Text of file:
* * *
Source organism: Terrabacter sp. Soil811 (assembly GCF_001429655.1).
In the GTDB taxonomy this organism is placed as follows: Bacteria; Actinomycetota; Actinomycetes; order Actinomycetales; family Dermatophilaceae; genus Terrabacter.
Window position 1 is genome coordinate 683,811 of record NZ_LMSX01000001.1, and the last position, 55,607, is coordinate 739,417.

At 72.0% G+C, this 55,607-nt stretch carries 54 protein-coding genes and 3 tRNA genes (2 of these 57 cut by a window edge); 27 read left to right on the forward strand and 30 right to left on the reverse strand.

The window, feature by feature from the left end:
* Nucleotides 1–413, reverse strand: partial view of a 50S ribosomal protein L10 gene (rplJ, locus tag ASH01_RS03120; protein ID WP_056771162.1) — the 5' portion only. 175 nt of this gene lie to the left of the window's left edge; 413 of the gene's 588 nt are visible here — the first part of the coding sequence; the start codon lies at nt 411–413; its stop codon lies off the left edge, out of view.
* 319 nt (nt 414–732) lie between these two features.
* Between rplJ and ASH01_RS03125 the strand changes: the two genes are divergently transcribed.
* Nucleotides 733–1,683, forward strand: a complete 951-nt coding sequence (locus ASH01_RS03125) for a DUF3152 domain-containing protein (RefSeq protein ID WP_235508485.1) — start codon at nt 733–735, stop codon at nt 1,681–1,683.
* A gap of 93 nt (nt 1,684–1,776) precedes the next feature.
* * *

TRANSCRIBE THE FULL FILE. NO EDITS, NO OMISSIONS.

Source organism: Terrabacter sp. Soil811 (assembly GCF_001429655.1).
In the GTDB taxonomy this organism is placed as follows: Bacteria; Actinomycetota; Actinomycetes; order Actinomycetales; family Dermatophilaceae; genus Terrabacter.
Window position 1 is genome coordinate 683,811 of record NZ_LMSX01000001.1, and the last position, 55,607, is coordinate 739,417.

At 72.0% G+C, this 55,607-nt stretch carries 54 protein-coding genes and 3 tRNA genes (2 of these 57 cut by a window edge); 27 read left to right on the forward strand and 30 right to left on the reverse strand.

The window, feature by feature from the left end:
* Nucleotides 1–413, reverse strand: partial view of a 50S ribosomal protein L10 gene (rplJ, locus tag ASH01_RS03120; protein ID WP_056771162.1) — the 5' portion only. 175 nt of this gene lie to the left of the window's left edge; 413 of the gene's 588 nt are visible here — the first part of the coding sequence; the start codon lies at nt 411–413; its stop codon lies off the left edge, out of view.
* 319 nt (nt 414–732) lie between these two features.
* Between rplJ and ASH01_RS03125 the strand changes: the two genes are divergently transcribed.
* Nucleotides 733–1,683, forward strand: a complete 951-nt coding sequence (locus ASH01_RS03125) for a DUF3152 domain-containing protein (RefSeq protein ID WP_235508485.1) — start codon at nt 733–735, stop codon at nt 1,681–1,683.
* A gap of 93 nt (nt 1,684–1,776) precedes the next feature.